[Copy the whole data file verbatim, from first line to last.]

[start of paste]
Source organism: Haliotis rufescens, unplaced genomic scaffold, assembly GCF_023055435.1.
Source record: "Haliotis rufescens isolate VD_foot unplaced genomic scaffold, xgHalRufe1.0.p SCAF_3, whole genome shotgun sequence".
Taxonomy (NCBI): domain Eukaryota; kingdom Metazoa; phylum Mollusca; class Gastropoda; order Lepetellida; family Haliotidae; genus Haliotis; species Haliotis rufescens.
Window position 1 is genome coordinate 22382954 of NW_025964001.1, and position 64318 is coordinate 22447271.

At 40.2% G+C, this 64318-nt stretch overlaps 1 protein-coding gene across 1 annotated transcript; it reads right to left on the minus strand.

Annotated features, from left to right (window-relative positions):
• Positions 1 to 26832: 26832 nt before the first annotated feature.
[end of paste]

Source organism: Haliotis rufescens, unplaced genomic scaffold, assembly GCF_023055435.1.
Source record: "Haliotis rufescens isolate VD_foot unplaced genomic scaffold, xgHalRufe1.0.p SCAF_3, whole genome shotgun sequence".
Taxonomy (NCBI): domain Eukaryota; kingdom Metazoa; phylum Mollusca; class Gastropoda; order Lepetellida; family Haliotidae; genus Haliotis; species Haliotis rufescens.
Window position 1 is genome coordinate 22382954 of NW_025964001.1, and position 64318 is coordinate 22447271.

At 40.2% G+C, this 64318-nt stretch overlaps 1 protein-coding gene across 1 annotated transcript; it reads right to left on the minus strand.

Annotated features, from left to right (window-relative positions):
• Positions 1 to 26832: 26832 nt before the first annotated feature.